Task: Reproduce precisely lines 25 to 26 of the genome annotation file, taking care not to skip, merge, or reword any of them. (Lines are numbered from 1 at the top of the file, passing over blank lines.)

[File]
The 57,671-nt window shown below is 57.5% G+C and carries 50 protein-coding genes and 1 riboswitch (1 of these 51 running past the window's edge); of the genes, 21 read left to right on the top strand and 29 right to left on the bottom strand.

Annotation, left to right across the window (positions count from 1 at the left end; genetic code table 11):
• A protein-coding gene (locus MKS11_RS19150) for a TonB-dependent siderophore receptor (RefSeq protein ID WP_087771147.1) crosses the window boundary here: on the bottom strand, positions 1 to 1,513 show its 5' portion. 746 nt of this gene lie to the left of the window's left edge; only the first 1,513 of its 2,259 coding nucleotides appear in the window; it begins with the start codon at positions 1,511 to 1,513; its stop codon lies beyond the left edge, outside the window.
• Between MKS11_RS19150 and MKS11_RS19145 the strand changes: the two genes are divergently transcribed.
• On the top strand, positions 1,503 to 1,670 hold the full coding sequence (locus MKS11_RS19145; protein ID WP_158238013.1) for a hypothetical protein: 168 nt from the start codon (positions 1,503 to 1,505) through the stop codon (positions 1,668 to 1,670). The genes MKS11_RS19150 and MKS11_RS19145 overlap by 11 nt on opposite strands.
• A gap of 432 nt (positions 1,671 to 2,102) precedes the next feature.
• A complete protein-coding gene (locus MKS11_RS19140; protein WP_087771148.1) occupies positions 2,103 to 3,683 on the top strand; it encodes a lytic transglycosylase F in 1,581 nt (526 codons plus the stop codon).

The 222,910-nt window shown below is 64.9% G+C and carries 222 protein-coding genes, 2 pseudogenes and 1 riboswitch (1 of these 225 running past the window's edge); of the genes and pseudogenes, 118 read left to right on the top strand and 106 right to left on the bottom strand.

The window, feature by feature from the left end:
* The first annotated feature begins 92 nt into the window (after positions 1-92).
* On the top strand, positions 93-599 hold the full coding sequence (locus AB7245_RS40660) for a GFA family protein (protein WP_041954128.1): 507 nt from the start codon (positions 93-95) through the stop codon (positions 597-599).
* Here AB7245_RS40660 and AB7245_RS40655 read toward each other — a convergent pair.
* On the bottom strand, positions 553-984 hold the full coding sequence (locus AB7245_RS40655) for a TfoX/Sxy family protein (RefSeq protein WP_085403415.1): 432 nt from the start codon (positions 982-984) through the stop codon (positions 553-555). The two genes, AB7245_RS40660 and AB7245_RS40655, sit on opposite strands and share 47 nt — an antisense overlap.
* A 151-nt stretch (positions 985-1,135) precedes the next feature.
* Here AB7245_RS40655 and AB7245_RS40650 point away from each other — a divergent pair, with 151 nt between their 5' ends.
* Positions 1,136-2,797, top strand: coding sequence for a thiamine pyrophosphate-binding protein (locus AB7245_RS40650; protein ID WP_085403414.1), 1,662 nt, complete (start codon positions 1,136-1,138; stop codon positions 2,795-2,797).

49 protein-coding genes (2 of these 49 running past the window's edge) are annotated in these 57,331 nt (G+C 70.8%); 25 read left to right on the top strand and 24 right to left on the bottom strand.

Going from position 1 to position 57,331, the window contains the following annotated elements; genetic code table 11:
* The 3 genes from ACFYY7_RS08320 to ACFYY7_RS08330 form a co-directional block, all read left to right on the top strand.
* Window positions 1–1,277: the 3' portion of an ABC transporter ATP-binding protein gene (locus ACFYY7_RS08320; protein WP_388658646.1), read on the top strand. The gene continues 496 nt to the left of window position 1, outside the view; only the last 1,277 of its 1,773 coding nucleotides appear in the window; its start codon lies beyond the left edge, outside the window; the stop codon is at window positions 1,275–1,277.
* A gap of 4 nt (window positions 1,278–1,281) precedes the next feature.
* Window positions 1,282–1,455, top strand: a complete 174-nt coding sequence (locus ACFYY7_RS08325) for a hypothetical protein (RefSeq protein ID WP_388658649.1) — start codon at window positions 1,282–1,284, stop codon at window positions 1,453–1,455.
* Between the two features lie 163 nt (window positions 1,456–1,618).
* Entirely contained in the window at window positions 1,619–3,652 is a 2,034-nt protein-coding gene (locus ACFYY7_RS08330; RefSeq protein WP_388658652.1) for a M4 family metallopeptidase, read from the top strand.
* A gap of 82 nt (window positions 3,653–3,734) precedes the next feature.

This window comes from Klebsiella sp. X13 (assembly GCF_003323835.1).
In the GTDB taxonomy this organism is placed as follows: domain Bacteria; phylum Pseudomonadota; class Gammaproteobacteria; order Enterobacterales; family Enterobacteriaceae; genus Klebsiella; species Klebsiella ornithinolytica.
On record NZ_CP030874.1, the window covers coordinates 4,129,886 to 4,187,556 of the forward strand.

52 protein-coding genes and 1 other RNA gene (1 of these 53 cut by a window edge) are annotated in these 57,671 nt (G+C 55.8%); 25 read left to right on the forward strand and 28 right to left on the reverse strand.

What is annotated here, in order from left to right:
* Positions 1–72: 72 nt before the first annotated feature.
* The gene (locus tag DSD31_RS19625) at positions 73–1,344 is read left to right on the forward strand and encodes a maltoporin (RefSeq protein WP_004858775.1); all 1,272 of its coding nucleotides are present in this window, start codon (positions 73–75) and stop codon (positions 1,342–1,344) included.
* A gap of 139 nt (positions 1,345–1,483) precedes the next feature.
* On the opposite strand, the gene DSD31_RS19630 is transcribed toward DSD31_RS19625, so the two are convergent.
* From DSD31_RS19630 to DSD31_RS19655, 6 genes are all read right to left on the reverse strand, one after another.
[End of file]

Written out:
* A gap of 82 nt (window positions 3,653–3,734) precedes the next feature.

This window comes from Klebsiella sp. X13 (assembly GCF_003323835.1).